Our understanding of Graeco‐Roman coinage is inextricably linked to the study of the images on those coins and the messages that they conveyed. Designs on coins provide insights into the nature of ancient visual culture and the societies in which such images were deployed and consumed. Recent iconographic studies have acknowledged that images on coins must be studied in concert with texts and the material context of their bearers, requiring a new set of interpretative methodologies and research agendas.
New research has demonstrated that by treating coin images in the Greek and Roman worlds as a part of a semantic system and by considering the archaeological evidence, we gain a better understanding of the importance, meanings, and functions of images on coins. As certain images appear to have been more or less relevant to differing segments of society in different periods and across various parts of the Mediterranean world, iconographic studies are also a unique source of insight into political communication, and the socio‐cultural identities of common people, individuals who otherwise left little or no trace in the archaeological record.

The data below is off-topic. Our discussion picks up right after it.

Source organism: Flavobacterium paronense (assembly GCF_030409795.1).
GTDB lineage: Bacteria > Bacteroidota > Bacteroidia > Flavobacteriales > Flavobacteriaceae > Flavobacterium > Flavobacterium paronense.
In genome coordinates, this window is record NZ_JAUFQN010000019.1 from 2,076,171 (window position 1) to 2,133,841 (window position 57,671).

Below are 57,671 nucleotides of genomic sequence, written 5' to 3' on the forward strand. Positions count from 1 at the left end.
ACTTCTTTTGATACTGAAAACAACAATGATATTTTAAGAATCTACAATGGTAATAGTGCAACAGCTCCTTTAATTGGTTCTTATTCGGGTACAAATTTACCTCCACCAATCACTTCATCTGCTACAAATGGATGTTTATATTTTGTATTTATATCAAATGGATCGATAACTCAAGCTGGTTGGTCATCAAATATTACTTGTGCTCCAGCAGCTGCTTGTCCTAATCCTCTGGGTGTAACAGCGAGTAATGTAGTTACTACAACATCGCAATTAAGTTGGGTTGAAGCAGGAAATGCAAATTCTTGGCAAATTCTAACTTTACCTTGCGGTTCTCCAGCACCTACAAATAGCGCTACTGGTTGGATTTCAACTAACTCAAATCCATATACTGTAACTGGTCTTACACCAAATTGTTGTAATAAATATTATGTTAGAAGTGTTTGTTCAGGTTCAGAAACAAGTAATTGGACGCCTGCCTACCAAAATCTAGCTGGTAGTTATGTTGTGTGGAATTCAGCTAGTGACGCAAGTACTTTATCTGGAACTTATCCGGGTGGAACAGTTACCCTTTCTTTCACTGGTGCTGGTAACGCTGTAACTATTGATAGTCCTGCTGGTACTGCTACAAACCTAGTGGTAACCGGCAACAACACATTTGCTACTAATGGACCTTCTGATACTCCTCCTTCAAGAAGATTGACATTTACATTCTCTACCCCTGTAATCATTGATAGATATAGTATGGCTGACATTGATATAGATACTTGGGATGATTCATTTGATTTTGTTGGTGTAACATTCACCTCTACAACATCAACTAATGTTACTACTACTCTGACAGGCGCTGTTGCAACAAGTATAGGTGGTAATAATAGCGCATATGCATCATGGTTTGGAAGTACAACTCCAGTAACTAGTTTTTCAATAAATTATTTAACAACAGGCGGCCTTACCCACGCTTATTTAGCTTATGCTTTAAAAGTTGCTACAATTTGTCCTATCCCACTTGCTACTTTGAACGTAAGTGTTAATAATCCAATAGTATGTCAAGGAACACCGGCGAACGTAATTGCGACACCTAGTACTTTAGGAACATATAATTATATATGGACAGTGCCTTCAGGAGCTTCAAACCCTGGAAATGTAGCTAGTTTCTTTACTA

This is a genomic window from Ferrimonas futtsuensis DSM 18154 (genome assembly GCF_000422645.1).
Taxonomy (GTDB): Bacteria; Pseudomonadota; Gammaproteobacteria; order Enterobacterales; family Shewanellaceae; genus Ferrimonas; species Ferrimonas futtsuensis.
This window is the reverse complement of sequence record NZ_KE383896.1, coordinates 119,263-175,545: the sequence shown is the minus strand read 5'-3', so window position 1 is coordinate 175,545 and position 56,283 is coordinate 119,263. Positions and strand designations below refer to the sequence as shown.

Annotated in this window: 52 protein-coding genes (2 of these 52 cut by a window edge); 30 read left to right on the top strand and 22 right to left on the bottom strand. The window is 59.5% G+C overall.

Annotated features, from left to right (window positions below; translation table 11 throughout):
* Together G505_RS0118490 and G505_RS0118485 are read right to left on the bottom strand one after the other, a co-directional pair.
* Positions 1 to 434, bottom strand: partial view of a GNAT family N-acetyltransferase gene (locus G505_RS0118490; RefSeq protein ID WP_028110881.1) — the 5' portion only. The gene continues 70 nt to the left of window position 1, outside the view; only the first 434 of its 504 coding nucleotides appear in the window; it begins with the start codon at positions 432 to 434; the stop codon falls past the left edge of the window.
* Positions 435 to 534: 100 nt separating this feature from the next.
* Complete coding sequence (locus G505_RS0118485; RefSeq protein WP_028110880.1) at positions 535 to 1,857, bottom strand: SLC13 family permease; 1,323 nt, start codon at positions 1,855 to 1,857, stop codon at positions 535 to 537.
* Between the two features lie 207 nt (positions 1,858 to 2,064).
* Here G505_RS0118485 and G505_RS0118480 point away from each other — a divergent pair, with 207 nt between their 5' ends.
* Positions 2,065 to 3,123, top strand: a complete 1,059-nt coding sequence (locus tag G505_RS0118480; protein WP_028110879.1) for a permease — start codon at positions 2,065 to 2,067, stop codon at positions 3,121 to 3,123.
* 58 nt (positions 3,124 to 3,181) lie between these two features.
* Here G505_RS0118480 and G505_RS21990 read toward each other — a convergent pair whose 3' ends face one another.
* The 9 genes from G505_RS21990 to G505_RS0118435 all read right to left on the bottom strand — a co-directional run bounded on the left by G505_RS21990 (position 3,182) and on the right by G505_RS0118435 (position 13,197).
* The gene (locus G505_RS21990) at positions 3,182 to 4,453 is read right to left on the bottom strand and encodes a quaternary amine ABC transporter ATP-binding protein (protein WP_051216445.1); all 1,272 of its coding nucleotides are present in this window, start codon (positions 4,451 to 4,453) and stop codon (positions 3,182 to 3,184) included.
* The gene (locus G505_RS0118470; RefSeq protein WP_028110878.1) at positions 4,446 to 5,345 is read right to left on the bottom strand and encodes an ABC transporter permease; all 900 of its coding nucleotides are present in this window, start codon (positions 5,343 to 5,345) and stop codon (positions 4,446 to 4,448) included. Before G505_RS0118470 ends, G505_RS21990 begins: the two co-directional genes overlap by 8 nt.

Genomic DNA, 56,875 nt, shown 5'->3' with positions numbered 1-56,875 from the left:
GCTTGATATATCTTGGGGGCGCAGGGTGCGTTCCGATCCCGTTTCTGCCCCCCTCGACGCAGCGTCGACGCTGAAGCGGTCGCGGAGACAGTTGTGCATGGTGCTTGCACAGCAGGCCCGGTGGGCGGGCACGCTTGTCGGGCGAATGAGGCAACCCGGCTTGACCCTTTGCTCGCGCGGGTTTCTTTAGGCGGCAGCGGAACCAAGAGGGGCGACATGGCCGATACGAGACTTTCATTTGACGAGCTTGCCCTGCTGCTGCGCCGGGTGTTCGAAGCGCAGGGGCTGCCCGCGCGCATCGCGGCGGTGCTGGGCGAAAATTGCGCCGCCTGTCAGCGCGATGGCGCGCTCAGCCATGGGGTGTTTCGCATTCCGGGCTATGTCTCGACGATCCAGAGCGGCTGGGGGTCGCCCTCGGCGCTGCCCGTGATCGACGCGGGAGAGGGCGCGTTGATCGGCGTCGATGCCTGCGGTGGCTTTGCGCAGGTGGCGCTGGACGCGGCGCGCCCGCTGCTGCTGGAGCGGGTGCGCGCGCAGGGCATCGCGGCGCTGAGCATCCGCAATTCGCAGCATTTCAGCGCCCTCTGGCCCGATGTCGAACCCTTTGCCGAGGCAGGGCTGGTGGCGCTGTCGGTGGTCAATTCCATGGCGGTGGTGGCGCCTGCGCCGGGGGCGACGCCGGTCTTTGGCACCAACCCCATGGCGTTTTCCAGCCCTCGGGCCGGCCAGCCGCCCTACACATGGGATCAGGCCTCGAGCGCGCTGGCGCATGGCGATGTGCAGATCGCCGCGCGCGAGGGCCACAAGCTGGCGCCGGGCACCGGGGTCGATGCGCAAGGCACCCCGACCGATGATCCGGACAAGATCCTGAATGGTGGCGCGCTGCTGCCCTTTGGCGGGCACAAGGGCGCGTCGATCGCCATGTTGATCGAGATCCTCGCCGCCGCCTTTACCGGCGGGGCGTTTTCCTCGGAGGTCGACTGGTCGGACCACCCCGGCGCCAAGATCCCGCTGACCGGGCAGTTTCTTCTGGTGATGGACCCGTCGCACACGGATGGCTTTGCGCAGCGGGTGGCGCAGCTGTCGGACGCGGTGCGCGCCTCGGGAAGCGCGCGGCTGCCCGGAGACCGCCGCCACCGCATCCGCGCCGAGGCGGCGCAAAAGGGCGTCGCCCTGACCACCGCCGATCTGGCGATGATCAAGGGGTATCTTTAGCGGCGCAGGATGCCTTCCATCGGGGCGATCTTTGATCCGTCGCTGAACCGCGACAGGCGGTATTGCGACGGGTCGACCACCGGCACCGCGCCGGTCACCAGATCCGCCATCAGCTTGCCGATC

Due to the existence of varied research traditions, the international workshop ‘Art in the Round’: New Approaches to Ancient Coin Iconography aims to explore new directions in the study of iconography on Graeco‐Roman coinage by gathering scholars from different academic perspectives. Numismatists, Classicists, Historians, Archaeologists and Art Historians are invited to present their research in order to contribute to this timely topic.
University of Tübingen, Institut für Klassische Archäologie, 15–16 Nov 2012
Organizers: Dr. Stefan Krmnicek, Eberhard Karls Universität Tübingen and Dr. Nathan T. Elkins, Baylor University